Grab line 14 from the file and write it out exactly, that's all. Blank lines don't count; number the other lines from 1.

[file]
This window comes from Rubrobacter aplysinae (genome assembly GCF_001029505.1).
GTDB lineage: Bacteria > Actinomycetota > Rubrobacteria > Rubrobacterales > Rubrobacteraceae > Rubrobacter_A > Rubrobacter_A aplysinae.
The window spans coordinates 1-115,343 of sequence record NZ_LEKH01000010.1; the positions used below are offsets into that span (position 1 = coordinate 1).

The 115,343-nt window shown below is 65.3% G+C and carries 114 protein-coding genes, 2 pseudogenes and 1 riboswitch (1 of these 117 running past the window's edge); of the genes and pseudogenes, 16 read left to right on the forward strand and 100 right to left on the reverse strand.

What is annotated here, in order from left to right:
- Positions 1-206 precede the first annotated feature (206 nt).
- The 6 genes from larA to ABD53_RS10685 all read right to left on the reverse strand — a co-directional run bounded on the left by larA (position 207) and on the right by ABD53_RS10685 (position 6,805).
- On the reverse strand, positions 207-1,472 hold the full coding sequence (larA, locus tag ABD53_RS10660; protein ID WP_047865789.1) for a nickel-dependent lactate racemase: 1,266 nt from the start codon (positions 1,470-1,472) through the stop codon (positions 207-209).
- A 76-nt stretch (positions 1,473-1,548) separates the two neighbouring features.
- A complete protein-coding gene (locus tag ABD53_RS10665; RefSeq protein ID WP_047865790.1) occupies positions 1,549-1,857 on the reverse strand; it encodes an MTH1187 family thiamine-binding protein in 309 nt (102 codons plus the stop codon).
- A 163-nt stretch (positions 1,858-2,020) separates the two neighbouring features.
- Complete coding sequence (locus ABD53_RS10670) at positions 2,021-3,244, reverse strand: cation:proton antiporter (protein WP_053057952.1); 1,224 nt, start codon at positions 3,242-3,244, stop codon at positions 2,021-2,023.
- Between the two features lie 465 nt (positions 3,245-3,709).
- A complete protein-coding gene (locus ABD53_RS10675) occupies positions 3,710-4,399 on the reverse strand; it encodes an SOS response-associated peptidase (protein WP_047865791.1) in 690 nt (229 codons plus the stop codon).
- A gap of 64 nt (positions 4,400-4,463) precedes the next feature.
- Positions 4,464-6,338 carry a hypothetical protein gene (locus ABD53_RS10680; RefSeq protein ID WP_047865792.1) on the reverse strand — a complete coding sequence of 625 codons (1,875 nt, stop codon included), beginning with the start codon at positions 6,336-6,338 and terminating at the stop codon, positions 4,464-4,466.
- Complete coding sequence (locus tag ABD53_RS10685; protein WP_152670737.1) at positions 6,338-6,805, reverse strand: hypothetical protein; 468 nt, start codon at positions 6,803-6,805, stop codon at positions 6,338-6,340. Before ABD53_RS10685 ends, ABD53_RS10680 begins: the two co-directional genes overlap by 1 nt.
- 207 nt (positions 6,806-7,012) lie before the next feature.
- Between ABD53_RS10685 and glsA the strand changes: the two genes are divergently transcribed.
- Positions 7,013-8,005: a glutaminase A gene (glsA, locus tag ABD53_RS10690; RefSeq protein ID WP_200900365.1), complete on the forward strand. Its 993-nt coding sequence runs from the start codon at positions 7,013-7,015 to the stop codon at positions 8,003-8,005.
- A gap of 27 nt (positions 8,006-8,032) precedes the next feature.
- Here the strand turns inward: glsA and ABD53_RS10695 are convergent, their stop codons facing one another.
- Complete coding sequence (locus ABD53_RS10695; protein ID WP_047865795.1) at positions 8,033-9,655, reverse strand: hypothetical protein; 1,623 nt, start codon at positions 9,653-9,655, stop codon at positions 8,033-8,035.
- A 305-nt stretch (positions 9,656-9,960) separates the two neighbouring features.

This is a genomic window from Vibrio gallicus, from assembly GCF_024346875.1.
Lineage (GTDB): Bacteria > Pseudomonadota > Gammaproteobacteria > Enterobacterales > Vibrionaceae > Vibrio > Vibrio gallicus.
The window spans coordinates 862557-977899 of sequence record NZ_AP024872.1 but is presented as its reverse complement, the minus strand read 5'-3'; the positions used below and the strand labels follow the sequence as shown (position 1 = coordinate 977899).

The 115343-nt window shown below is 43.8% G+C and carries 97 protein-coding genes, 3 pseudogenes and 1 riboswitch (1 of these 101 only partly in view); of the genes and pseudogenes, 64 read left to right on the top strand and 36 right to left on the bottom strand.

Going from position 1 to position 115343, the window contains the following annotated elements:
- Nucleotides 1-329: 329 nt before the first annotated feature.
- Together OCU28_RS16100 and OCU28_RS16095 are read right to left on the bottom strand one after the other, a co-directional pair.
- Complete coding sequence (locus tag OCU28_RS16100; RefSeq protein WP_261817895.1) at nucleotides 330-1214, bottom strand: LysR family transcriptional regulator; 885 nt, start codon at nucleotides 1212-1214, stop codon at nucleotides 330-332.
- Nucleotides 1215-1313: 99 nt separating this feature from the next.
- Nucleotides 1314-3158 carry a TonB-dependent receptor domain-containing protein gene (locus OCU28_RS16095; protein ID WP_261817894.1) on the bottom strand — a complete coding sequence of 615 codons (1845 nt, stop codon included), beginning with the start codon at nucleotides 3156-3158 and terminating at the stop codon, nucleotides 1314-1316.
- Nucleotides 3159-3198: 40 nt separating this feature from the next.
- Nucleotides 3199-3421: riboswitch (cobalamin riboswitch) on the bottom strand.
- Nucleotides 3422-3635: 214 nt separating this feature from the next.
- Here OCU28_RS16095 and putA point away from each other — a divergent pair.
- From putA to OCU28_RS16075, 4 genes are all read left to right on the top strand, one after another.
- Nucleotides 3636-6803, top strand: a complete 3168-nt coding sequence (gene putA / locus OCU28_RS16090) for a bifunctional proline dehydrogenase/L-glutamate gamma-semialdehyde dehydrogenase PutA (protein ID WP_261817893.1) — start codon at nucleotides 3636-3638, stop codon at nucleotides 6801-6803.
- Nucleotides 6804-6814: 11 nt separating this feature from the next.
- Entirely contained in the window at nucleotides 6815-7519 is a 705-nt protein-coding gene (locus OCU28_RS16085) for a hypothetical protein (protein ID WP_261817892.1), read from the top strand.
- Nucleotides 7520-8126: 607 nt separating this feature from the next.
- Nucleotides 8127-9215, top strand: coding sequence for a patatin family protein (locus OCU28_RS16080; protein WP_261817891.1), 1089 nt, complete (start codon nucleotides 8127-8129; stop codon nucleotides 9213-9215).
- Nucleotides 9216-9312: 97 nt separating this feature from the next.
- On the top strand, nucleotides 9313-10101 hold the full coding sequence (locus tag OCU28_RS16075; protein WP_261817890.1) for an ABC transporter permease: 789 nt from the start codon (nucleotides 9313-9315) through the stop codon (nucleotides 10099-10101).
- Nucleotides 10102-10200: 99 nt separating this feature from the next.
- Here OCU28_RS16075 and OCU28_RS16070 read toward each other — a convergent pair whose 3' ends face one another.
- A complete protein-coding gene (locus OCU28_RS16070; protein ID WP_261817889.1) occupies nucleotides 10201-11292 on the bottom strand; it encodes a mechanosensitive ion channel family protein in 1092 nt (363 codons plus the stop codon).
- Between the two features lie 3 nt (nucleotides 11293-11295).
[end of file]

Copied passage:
- A complete protein-coding gene (locus ABD53_RS10675) occupies positions 3,710-4,399 on the reverse strand; it encodes an SOS response-associated peptidase (protein WP_047865791.1) in 690 nt (229 codons plus the stop codon).